Monday, Jan 5, 2015 | |||
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10:00 - 10:10 | Opening remarks | ||

10:10 - 11:00 | Neeraj Kayal | A survey of recent results on depth reduction and lower bounds in arithmetic complexity. | |

11:00 - 11:30 | Coffee Break | ||

11:30 - 11:55 | Srikanth Srinivasan | Lower bounds for non-commutative skew circuits. | |

12:00 - 12:25 | Nutan Limaye | The shifted partial derivative complexity of elementary symmetric polynomials. | |

12:30 - 14:00 | Lunch | ||

14:00 - 14:50 | Chandan Saha | Lower bounds for small depth arithmetic circuits. | |

14:50 - 15:30 | Coffee Break | ||

15:30 - 16:00 | Sagnik Mukhopadhyay | Tribes is hard in the message passing model | |

16:00 - 16:30 | Swagato Sanyal | Fourier dimension and sparsity | |

16:30 - 17:00 | Coffee |

Tuesday, Jan 6, 2015 | ||
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10:00 - 10:50 | Leslie Goldberg | Phase transitions and the complexity of approximating partition functions. |

10:50 - 11:30 | Coffee Break | |

11:30 - 12:25 | Stanislav Zivny | The complexity of Valued CSPs. |

12:30 - 14:00 | Lunch | |

14:00 - 14:50 | Discussion | |

14:50 - 15:30 | Coffee Break | |

15:30 - 16:20 | Iain Stewart | A survey of logical reductions between problems. |

16:30 - 17:30 | Open Problems Session | |

17:30 - 18:00 | Coffee | |

19:00 - 21:30 | Workshop Dinner |

Wednesday, Jan 7, 2015 | ||
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10:00 - 10:50 | Kousha Etessami | Fixed Point Computation Problems for Algebraically-Defined Functions, and their Computational Complexity. |

10:50 - 11:30 | Coffee Break | |

11:30 - 12:20 | Samir Datta | The Dynamic Complexity of Reachability and related problems. |

12:30 - 12:55 | Rahul Savani | The Complexity of the Simplex Method. |

13:00 - 14:00 | Lunch |

Thursday, Jan 8, 2015 | |||
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10:00 - 10:50 | Olaf Beyersdorff | Proof complexity. | |

10:50 - 11:30 | Coffee Break | ||

11:30 - 11:55 | Leroy Chew | Proof complexity of resolution-based QBF calculi. | |

12:00 - 12:25 | Ruiwen Chen | Satisfiability algorithms and lower bounds for boolean formulas. | |

12:30 - 14:00 | Lunch | ||

14:00 - 14:50 | Anuj Dawar | Symmetric Circuits. | |

14:50 - 15:30 | Coffee Break | ||

15:30 - 16:00 | Balagopal Komarath | Comparator Circuits over Lattices | |

16:00 - 16:30 | Arpita Korwar | Polynomial Identity Testing for a sum of ROABPs | |

16:30 - 17:00 | Coffee |

Friday, Jan 9, 2015 | ||
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10:00 - 10:50 | Prahladh Harsha | Role of composition in PCP constructions. |

10:50 - 11:30 | Coffee Break | |

11:30 - 12:00 | Arkadev Chattopadhyay | The power of super-logarithmic number of players. |

12:10 - 12:55 | Jayalal Sarma | Weighing Schemes and NL vs UL problem. |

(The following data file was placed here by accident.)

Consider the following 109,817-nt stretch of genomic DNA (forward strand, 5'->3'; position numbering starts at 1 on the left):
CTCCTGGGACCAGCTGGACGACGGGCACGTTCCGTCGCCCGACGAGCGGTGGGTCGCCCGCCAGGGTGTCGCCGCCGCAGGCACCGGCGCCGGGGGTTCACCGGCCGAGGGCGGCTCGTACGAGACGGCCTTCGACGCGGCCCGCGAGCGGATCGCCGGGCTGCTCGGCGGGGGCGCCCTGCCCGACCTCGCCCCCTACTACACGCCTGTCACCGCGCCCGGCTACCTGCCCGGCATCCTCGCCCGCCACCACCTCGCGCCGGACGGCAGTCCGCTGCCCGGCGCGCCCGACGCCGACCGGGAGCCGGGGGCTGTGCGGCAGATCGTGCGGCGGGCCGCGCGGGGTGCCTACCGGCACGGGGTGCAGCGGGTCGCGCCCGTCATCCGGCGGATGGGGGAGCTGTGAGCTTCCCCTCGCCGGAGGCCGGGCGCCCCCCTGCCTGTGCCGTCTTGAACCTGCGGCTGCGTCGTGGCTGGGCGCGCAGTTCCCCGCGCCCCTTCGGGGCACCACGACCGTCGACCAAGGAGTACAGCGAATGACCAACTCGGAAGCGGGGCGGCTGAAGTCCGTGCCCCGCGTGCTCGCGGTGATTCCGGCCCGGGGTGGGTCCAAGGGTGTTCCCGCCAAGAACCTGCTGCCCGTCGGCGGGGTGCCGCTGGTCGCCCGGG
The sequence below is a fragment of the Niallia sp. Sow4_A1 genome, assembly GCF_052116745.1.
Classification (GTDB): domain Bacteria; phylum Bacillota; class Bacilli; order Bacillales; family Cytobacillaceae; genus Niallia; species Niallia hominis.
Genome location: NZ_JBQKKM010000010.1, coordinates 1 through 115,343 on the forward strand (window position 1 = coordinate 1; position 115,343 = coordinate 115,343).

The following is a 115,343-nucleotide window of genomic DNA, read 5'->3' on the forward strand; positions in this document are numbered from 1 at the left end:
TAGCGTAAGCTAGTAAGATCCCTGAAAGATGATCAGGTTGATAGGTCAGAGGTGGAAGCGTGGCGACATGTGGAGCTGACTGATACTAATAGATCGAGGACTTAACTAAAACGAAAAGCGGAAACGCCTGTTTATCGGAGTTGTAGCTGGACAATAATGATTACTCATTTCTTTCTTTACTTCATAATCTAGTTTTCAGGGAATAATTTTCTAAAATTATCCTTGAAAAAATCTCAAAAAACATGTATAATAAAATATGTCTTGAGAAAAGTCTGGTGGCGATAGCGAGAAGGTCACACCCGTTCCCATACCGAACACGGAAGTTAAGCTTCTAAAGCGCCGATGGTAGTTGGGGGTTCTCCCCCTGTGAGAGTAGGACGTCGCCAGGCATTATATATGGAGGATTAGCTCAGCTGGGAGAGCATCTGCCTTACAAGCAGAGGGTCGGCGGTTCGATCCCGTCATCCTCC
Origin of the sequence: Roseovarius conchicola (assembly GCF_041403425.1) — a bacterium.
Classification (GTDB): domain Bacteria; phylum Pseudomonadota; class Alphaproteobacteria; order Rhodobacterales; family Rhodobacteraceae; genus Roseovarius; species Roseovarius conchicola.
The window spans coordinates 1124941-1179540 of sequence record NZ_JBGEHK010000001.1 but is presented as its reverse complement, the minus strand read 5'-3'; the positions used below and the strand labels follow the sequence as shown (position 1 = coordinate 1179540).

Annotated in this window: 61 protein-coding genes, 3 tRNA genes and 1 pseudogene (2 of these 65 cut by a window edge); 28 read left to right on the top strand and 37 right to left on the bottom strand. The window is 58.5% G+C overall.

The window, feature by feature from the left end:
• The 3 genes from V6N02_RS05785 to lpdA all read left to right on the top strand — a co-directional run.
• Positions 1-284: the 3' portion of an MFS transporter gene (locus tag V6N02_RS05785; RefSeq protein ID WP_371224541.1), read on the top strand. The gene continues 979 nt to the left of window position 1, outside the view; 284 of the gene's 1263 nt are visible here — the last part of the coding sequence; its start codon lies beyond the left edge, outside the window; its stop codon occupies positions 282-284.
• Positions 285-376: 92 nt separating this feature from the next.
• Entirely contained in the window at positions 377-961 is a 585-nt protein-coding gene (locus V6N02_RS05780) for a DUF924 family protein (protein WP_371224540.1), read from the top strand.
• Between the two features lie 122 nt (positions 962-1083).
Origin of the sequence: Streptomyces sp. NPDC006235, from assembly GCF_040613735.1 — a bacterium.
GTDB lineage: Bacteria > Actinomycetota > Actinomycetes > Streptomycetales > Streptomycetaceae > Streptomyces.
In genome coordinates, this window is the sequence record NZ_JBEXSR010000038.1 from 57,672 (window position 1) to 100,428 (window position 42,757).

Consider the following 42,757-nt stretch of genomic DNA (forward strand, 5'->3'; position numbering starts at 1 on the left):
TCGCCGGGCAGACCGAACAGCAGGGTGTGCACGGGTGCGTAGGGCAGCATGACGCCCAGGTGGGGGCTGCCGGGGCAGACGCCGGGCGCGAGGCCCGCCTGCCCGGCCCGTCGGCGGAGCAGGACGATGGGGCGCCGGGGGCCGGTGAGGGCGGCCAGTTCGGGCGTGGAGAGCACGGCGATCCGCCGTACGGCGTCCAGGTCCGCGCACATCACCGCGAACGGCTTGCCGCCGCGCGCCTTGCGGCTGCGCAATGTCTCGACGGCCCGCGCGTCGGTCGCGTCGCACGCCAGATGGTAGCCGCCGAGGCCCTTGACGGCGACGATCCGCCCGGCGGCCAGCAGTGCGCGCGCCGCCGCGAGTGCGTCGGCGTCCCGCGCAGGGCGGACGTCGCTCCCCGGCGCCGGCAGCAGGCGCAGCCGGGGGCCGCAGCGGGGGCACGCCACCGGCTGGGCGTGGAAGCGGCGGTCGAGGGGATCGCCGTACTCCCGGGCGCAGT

12:55 - 13:00 | Closing Remarks | |

13:00 | Lunch |

Some of the open slots will be dynamically allotted for talks by graduate students.

In the `Number-on-Forehead' (NOF) model of multiparty communication,
the input is a k times m boolean matrix A (where k is the number of
players) and Player i sees all bits except those in the i-th row, and
the players communicate by broadcast in order to evaluate a specified
function f at A. We discover new computational power when k exceeds
log m. We give a protocol with communication cost poly-logarithmic in
m, for block composed functions with limited block width. These are
functions of the form f o g where f is a symmetric b-variate function,
and g is a (kr)-variate function and (f o g)(A) is defined, for a k
times br matrix to be f(g(A^1),\ldots,g(A^b)) where A^i is the i-th k
times r block of A. Our protocol works provided that k > 1+ \ln b +
2^r. Ada et.al previously obtained *simultaneous* and deterministic
efficient protocols forcomposed functions of block-width r=1. The new
protocol is the first to work for block composed functions with
r>1. Moreover, it is simultaneous, with vanishingly small error
probability, if public coin randomness is allowed. The deterministic
and zero-error version barely uses interaction.

This is joint work with Michael Saks.

The random restriction approach was initially used to prove formula size lower bounds, where it was shown that formulas shrink on average under random restrictions. In several recent work, this approach was revived and improved to the concentrated version where formulas shrink with high probability. This concentrated shrinkage property leads to nontrivial satisfiability algorithms, average-case lower bounds, and pseudorandom generators. In this talk, we will survey techniques in proving concentrated shrinkage, and its applications in designing algorithms and proving lower bounds.

We are interested in Boolean circuits that decide properties of graphs
(or similar relational structures). In particular, the output of the
circuit is invariant under permutations of the inputs corresponding to
permutations of the vertices. We consider symmetric circuits -
i.e.those where this invariance is witnessed by automorphisms of the
circuit, and show a close connection between these and definability in
logic. This provides a means of establishing lower bounds for
symmetric circuits and, e.g. separating Boolean symmetric circuits